Maggie Gallagher
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Stay with me a minute. This is not a column about a presidential candidate. It's a column about a religion. My religion. And maybe yours, too.

I'm a Roman Catholic. I woke up the day after Easter to find this headline in The New York Times: "Kerry Attends Easter Services and Receives Holy Communion."

Weird, right? It's hard to count all the ways. First, the "dog bites man" aspect: John Kerry, who describes himself as a "believing and practicing Catholic," goes to church on Easter. This is headline news? Second, there is the uneasy feeling that some unspoken boundary is, or is about to be, crossed. For faithful Catholics, communion is not just a nice ritual: It is the body and blood of Jesus Christ, and the ultimate sign of our willingness to be incorporated into the church. Why are the sacraments of my faith being (I dunno) dirtied up with presidential politics?

You can't just blame The New York Times. The Catholic Church has begun to realize how big a problem it has on its hands: When highly visible Catholics dissent from the church's core teachings on things like abortion and remain Catholics in good standing, it is hard to see how the next generation of Catholics can avoid concluding the church is just not serious. You too can be a good Catholic AND support abortion -- John Kerry (not to mention Rudy Giuliani) is living proof.

The U.S. Conference of Catholic Bishops recently formed a task force to struggle with how to deal with pro-choice Catholic politicians. In February, the archbishop of St. Louis, Raymond Burke, warned John Kerry that he could not, in good faith, allow him to take communion. Sen. Kerry's archbishop, Archbishop Sean O'Malley of Boston, has not mentioned Kerry specifically, but did say Catholic politicians who oppose core Catholic teachings "shouldn't dare come to communion." Meanwhile, William Donohue of the Catholic League for Religious and Civil Rights is raising a different issue, claiming, "There is no evidence that John Kerry and Teresa Heinz were ever married in the Catholic Church."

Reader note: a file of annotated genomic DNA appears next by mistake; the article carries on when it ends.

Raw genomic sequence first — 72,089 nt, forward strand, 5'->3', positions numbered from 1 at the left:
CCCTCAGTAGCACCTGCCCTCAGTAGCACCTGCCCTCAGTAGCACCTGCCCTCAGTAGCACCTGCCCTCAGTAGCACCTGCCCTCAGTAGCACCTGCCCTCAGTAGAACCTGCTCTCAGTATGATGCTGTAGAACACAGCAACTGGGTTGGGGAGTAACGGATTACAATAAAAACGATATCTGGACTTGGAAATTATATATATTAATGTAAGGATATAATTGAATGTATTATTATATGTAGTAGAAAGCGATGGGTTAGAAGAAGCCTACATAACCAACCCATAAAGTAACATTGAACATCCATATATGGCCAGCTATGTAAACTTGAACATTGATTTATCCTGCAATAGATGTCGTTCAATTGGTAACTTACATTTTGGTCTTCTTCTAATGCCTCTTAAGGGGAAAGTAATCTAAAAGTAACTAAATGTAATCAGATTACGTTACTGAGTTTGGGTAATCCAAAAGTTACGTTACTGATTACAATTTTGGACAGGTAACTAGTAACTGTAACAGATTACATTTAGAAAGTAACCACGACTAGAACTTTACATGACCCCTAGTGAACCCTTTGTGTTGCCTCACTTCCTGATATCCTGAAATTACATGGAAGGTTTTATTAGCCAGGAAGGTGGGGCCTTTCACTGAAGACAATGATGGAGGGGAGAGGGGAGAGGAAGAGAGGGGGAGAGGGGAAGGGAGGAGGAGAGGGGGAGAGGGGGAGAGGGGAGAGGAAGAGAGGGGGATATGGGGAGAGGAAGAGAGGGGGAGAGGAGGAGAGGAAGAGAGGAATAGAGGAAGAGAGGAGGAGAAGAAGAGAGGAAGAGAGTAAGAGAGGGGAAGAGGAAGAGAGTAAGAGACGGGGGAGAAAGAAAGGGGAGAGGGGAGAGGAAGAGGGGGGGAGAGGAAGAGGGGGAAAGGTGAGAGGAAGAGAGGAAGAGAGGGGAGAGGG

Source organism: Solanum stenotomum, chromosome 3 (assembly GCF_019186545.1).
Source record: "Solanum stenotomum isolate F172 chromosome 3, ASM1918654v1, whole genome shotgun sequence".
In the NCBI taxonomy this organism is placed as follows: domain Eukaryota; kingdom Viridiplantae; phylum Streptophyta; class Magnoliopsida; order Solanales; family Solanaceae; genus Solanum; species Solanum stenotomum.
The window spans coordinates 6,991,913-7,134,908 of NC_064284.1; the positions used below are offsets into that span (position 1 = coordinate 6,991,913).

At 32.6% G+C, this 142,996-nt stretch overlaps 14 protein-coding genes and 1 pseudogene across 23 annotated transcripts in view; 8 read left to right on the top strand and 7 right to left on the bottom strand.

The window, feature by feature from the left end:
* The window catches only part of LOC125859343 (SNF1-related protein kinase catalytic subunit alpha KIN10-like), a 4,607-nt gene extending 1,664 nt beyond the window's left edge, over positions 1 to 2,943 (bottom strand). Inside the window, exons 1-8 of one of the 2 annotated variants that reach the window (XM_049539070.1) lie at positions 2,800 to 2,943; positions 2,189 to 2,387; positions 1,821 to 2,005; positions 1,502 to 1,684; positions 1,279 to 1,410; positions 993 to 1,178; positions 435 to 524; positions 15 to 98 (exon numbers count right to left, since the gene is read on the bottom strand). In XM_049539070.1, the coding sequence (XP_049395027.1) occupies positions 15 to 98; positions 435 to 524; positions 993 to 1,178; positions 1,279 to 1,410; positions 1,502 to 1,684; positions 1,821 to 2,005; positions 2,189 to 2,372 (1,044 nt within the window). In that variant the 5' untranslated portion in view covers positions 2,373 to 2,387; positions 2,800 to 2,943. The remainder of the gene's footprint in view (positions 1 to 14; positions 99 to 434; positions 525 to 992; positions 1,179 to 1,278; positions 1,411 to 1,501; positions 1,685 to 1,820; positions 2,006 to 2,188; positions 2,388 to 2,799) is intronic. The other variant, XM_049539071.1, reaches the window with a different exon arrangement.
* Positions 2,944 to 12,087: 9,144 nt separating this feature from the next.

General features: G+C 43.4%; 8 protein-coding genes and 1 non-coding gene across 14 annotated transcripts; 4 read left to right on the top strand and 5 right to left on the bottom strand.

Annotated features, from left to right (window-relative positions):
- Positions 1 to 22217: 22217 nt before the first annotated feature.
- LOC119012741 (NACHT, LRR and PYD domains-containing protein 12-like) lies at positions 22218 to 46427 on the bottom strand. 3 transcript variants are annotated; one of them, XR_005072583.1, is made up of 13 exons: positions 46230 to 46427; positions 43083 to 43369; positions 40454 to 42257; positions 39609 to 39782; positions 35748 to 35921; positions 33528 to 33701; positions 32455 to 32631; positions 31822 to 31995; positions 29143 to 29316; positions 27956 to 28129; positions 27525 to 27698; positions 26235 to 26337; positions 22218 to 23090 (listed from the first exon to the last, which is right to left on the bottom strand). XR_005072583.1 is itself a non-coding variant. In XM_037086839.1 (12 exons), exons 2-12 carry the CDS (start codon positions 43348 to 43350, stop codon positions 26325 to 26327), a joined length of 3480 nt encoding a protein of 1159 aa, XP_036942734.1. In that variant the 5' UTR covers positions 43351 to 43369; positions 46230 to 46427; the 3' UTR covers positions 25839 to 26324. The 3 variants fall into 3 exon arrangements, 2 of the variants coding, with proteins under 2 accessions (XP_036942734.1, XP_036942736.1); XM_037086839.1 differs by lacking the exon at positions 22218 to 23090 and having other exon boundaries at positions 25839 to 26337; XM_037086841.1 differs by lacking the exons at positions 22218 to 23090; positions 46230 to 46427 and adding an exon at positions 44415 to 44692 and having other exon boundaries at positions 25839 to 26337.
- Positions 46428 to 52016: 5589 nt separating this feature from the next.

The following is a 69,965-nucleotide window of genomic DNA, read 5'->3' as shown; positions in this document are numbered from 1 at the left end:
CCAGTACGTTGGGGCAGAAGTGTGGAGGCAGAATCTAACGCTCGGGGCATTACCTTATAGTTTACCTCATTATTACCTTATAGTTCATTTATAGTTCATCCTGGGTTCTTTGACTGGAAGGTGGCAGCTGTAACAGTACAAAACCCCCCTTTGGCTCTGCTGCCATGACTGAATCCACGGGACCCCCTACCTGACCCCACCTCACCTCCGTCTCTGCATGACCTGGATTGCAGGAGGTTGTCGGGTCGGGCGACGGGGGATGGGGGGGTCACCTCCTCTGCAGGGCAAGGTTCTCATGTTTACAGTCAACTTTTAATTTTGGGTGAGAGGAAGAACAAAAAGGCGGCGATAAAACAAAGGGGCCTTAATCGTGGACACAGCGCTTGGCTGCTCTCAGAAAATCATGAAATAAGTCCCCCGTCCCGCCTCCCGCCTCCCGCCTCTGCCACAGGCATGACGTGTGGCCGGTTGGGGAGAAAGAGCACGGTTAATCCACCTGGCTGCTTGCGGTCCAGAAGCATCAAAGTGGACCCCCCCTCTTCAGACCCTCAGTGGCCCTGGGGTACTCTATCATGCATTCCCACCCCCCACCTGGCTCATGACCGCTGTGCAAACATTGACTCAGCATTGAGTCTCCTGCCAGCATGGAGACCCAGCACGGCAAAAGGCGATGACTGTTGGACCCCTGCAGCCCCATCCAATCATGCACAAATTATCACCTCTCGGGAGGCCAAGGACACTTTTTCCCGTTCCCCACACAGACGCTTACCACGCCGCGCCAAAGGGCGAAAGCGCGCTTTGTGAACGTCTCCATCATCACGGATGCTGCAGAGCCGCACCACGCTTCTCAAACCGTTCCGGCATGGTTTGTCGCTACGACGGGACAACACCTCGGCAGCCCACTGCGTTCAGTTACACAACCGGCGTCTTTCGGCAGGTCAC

This is not a column about John Kerry, presidential candidate, because frankly, I don't believe any of it will affect the election returns. The American Catholics who care deeply about the church's teachings on abortion or marriage are probably already out of the Kerry camp.

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Maggie Gallagher

Maggie Gallagher is a nationally syndicated columnist, a leading voice in the new marriage movement and co-author of The Case for Marriage: Why Married People Are Happier, Healthier, and Better Off Financially.